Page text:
3. Specify your Musical Numbers within the script.

Include a “Musical Numbers” page in your script with the titles and page numbers clearly marked. Also include the musical titles on the correct pages of the script. Be certain your mp3 music demos have the same titles and numbers as what is listed in the script. For example: “4 – The Beloved.mp3”

I would say the biggest “mistake” made when submitting is to forget the experience of the reader. Writers know every page of their show but a new reader knows nothing about it at all.  Clearly labeling demos so a reader knows when to stop and listen to a recording is a big one. Another one is changing a character name – do a full document search and make triple sure the old name doesn’t appear in stage directions or nickname form.
~Ciera Iveson, New Works Director, National Alliance for Musical Theatre

4. Create PDFs for each piece of the submission. (Don’t copy and paste your submission info into your email.)

Submission Packet pages

As a general rule, you don’t want your submission information as text in the body of the email. It’s not easily saved and requires the reader to copy and paste it into another document to save for later, and it’s highly likely they’re not going to take the time to do that. Also don’t forward a previous submission. You want the person receiving the email to not only find your information easily, but they need to know they’re a priority, not a forward from 50 previous submissions.

While it may feel cumbersome to write a new email EVERY TIME you submit, it makes a difference to take the extra time.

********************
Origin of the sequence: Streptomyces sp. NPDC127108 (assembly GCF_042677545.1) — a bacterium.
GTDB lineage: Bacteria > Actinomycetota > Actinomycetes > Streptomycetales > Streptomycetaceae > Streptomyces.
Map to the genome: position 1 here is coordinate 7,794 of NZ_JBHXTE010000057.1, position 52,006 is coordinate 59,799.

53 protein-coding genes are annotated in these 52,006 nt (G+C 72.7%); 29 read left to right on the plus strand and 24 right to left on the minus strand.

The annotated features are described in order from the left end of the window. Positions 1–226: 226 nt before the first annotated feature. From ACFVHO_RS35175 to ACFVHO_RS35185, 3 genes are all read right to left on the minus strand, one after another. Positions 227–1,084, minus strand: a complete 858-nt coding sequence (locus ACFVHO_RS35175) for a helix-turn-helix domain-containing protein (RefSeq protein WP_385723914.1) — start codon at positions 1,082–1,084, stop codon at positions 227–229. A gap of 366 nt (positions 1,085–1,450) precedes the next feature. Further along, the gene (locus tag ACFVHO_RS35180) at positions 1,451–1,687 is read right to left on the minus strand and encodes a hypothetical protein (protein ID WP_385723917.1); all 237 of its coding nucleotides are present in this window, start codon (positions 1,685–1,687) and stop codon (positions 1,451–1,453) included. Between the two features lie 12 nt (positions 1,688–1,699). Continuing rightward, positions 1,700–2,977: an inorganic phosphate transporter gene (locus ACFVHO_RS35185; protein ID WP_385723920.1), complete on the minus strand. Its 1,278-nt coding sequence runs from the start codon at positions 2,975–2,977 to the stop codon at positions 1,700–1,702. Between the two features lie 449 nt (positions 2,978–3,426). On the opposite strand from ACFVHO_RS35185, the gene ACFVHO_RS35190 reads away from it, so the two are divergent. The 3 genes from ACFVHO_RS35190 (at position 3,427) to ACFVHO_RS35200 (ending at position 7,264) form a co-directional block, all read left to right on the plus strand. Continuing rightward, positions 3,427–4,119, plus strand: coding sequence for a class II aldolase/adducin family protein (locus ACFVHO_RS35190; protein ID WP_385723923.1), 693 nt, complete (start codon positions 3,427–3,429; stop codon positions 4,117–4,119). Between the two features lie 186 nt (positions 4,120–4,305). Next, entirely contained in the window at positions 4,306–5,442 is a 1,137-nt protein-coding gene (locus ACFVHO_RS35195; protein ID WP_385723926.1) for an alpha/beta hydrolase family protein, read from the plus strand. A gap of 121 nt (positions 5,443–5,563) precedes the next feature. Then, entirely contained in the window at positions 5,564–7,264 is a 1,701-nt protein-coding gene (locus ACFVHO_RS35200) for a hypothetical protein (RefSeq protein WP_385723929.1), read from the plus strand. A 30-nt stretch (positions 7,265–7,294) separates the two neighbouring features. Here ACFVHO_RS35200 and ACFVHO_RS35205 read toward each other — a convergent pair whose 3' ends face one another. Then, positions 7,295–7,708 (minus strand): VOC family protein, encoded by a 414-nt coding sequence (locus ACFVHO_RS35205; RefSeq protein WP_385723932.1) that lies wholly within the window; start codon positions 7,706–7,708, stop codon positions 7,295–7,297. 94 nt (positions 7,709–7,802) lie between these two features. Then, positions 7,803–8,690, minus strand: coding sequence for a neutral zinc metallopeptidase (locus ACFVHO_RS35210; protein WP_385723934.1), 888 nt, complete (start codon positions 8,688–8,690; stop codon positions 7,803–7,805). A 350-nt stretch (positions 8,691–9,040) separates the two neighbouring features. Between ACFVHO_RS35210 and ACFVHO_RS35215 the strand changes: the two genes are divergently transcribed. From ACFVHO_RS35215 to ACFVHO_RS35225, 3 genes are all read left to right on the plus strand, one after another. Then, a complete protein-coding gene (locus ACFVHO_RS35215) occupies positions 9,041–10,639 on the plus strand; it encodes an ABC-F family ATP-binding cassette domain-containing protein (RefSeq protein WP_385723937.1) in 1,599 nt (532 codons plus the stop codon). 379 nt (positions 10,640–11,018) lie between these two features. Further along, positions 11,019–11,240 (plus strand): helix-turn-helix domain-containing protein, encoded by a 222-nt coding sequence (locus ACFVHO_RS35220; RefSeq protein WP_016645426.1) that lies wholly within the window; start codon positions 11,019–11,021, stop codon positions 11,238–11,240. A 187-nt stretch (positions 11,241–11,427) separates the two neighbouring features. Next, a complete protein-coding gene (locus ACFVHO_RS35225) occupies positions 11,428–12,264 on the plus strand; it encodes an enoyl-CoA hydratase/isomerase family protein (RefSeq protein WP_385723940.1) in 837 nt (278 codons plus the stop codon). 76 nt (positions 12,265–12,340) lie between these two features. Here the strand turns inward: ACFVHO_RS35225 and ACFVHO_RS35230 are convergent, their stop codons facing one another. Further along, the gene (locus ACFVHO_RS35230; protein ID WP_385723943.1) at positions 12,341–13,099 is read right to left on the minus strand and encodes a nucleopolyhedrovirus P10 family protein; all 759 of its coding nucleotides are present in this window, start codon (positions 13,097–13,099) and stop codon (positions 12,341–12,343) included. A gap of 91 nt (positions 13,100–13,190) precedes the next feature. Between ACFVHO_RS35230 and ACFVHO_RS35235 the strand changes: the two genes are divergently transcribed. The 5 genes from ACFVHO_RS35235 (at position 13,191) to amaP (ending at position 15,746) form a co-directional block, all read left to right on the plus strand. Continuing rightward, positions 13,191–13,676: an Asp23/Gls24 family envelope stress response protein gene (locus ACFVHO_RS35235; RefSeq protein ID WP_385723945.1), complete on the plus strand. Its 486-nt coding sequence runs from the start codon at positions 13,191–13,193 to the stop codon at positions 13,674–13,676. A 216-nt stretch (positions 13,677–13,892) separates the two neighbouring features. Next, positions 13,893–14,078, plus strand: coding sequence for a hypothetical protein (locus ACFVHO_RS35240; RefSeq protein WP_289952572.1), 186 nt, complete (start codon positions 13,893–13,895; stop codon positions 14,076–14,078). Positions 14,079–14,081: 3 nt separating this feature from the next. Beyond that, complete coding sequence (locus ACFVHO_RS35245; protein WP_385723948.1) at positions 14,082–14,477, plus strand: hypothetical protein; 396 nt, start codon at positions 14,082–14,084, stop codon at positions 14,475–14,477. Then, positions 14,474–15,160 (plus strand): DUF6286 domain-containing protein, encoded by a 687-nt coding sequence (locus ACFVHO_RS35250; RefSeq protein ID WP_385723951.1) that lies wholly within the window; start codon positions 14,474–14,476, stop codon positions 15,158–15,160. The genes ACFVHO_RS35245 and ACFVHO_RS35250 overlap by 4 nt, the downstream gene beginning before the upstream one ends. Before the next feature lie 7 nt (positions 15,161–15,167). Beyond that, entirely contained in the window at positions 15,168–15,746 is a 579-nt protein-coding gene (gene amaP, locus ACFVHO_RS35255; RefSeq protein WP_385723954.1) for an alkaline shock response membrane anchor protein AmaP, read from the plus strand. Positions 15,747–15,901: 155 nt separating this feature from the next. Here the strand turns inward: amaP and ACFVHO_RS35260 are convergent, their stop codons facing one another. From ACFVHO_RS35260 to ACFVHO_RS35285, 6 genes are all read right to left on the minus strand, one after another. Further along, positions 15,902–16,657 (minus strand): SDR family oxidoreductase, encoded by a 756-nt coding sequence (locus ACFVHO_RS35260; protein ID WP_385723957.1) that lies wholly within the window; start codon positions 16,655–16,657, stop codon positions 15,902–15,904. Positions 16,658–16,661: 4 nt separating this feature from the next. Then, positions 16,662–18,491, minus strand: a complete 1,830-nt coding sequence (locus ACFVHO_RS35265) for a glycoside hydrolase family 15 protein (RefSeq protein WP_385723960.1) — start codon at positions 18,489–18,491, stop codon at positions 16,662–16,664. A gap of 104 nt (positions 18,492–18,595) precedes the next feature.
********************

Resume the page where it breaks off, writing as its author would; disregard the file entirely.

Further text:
TIP: In your email program, instead of hitting “forward” to send the submission again, look in your email menu and select “Send Again.” This generates a clean new email using the information in the current email, just as if you wrote it all in again. Update the email address, subject and salutation line to reflect the new submission, and you’re good to go.

How to Structure your Email

Your email should just be an intro with instructions on where to find your materials. Here’s a good format to use for your emails:

Dear [Staff of] [Submission Opportunity Title],

I would like to submit my musical, [Title of Show], for your consideration and review.

[Title of Show] tells the story of …. (keep this to around 2-3 sentences).

[Title of Show] is timely in today’s theatre market because it centers around themes of …. (keep this to around 2-3 sentences).

The submission documents requested can be found in this dropbox folder: [link]

Our demo recordings are on SoundCloud here: [link]

Videos may also bee seen on YouTube: [link]

You may also visit our website, [], for further information.

Please let me know if there are any additional materials you need. Thank you for your time and consideration.

[Your name]
[Your phone number]
[Your email address]


5. Send ONE email. Then move on!